Stewart Copeland

Sunday, August 13, 2006 - 7:00 pm

Everyone Stares promotional photoAs an exercise to learn a new software package he’d bought, Stewart Copeland went through fifty hours of home movies he shot of his band, The Police. Doing so reminded him that despite a reputation of fighting between band members, The Police was a tight nit group that worked hard and had fun. Stewart spoke to me from his studio about the upcoming release of a DVD he produced from his home movies, Everyone Stares: The Police Inside Out.

NOTE: Everyone Stares is dedicated to the memories of Kim Turner (Tour Manager for The Police) and Stewart’s brother Ian (Booking Agent for The Police). Click here to listen to an interview I did with Ian in June 2005.

Transcript of “Portrait – Stewart Copeland”

Stewart Copeland: Hi! This is Stewart Copeland and you are listening to your computer. It’s tuned to Electric Sky.

[Portrait theme music] Podcasting visual insound, this is another edition of Portrait on Electric Sky.

Mark Blevis: What if you had fifty hours of home movies that documented a life of yours that was a lifetime ago? I’m your host Mark Blevis. On this edition of Portrait, drummer, composer, Rock and Roll Hall of Famer, and creator of the new film Everyone Stares: The Police Inside Out, Stewart Copeland.

[clip from Everyone Stares]

Stewart Copeland: That shot is the first mob scene that we had of that kind. There is a distinction that needs to be made here, which was a surprise to me when I looked at this footage. We over time developed a lot of credibility as musicians, that our music was considered important and that we were — that our music had substance. We’re all very proud of that. What we have forgotten is that one of the greater leaps in our progress; which felt like to us inch by inch up the ziggurat, some of the steps were larger than others. One of the largest jumps in our fortunes was our first breakout with chart success in England as a boy band; as a bubble gum teeny bopper phenomenon; as pinups; and that audience there, those crowds, those mob scenes there are the result of that profile.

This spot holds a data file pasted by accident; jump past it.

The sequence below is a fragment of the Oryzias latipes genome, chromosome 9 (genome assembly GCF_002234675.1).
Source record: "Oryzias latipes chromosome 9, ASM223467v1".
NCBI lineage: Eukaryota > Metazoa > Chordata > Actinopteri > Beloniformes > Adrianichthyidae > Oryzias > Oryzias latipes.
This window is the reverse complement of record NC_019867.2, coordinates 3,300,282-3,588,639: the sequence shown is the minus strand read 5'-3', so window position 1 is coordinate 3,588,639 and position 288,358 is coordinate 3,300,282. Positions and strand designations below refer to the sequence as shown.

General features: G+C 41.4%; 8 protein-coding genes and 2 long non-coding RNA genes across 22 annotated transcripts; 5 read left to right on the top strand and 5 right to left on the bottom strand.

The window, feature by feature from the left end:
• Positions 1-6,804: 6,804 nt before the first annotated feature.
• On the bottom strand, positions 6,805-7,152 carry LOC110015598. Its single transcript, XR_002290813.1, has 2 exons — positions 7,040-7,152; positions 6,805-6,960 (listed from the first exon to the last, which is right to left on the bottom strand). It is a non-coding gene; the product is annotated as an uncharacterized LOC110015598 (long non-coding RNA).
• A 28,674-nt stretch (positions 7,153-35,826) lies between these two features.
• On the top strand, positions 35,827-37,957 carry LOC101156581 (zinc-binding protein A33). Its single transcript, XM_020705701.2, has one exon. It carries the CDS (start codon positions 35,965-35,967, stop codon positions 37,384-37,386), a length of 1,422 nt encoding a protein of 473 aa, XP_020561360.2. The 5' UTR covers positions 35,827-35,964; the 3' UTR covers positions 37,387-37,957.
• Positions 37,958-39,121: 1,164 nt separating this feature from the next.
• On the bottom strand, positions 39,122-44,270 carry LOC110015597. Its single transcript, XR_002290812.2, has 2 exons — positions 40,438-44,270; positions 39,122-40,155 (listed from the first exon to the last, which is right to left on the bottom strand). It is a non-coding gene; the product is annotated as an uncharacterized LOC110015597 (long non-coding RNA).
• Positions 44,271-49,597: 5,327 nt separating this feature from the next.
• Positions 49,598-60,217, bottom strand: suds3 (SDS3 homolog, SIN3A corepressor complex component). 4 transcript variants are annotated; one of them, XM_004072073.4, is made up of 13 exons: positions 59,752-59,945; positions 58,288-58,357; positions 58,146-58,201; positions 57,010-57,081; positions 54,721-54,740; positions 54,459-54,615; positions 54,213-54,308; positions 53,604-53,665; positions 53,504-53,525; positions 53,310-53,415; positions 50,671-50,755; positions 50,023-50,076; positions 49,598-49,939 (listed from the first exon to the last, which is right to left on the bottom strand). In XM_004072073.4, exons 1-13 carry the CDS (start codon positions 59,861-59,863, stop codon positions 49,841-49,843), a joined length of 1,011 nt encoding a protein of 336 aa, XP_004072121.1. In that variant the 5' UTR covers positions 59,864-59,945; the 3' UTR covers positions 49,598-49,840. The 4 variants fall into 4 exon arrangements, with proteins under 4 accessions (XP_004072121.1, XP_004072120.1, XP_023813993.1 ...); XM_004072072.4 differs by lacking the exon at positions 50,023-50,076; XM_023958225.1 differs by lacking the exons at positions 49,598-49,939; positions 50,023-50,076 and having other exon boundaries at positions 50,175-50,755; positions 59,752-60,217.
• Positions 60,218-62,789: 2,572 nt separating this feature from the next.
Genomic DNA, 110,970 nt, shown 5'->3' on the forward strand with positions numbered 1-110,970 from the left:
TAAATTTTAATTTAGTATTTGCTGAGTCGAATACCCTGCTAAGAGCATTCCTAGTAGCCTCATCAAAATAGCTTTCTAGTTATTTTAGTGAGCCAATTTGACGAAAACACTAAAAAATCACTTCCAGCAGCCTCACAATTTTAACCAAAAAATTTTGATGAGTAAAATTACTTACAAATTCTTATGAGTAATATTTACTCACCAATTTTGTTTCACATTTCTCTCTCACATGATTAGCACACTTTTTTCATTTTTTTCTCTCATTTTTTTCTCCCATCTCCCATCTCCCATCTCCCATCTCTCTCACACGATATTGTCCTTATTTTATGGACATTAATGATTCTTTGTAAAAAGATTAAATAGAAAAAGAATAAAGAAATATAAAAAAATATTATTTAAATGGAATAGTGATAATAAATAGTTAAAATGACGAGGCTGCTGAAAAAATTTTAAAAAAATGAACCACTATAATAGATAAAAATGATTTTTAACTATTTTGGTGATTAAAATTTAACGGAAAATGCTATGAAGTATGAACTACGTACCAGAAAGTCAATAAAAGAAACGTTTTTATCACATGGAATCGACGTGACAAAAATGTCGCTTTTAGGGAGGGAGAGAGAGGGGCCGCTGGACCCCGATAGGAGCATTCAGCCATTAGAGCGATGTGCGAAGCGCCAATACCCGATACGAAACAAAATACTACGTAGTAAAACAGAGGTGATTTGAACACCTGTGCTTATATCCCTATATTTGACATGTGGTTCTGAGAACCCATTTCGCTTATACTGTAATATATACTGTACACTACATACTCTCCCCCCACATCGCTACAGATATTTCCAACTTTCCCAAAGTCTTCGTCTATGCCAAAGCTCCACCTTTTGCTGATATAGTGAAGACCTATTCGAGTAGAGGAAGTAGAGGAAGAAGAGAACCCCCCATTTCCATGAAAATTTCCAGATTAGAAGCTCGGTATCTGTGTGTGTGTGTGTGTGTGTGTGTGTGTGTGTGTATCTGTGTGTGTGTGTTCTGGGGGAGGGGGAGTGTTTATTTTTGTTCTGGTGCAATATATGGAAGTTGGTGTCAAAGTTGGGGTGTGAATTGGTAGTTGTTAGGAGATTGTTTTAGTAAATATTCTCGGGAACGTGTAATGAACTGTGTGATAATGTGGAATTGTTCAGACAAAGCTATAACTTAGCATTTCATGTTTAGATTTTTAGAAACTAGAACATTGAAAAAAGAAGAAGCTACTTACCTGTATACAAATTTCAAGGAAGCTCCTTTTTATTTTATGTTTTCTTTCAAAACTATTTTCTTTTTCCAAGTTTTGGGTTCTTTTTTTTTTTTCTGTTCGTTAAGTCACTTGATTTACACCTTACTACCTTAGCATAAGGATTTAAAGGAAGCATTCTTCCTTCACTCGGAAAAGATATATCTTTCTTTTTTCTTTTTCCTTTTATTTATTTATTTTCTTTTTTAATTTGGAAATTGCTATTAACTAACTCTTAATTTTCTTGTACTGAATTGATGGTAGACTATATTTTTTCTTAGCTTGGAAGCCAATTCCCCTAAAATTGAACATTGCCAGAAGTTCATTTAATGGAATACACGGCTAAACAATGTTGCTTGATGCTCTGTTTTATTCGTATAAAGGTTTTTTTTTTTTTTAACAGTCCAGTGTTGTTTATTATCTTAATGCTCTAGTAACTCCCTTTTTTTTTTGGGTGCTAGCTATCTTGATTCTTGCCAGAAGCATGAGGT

The bands that have been substantial bands, you know from Led Zeppelin, Nirvana, Tool, whatever, they have a respect from their fans, but it doesn’t verge into that hysteria that you only get with teenage girls who are inflamed by youthful passion, and three blonde heads in that case.

So, those shots there; that’s our first time that — we had no security staff, we had no — you know, there was our roadies. We had no idea, when we walked out that door, I am walking right behind Sting and we can hear this kind of noise out the door, the door opens, Oh my, God! It’s right there in full frenzy with that high pitched shriek of those young girls. And if piranha fish could make a sound, that is the sound they would make. And I loved the shot because it gets the bedlam out of it. We can’t even see the car. “Where’s the car, Kim?” “It’s right there!” So we make it into the car. As soon as we are in the car and the door closes behind us, the screen goes black and you can hear us hyperventilating and you can see all the — then you can make out, gradually you can make out all the faces pressed against the glass. That moment is just perfect palatically for my movie, because that is the beginning of the gold fish bowl, where they’re pressed up against the glass looking in at us and the first weave of the cocoon is beginning to weave itself around us, the first layer of the cocoon.

Later on, when we were more just passionate about it and it was just part of our work environment.

Mark Blevis: It seems that every few years a jewel of Police memorabilia leaks out to the public. Is the movie intended to be one of those — keep up that tradition?

Stewart Copeland: No, in fact I have not been aware of such a tradition. I’ve pretty much forgotten about the Police and I have assumed that everyone else had as well. Of course, the catalogue division deep within the bowels of whatever company bought our record company, you know, they do that stuff and I guess I enjoy the royalties derived there from, but I’m certainly not aware of it. There is not really much to regurgitate other than repackaging the greatest hits of them, which I believe they have done at least twenty times by now in the last twenty years. If you say every two years that sounds about right as far as that goes, but this really doesn’t fit into any that at all. This is something that I originated and took to them and comes from the other direction.

Mark Blevis: Now, is this your answer to a book?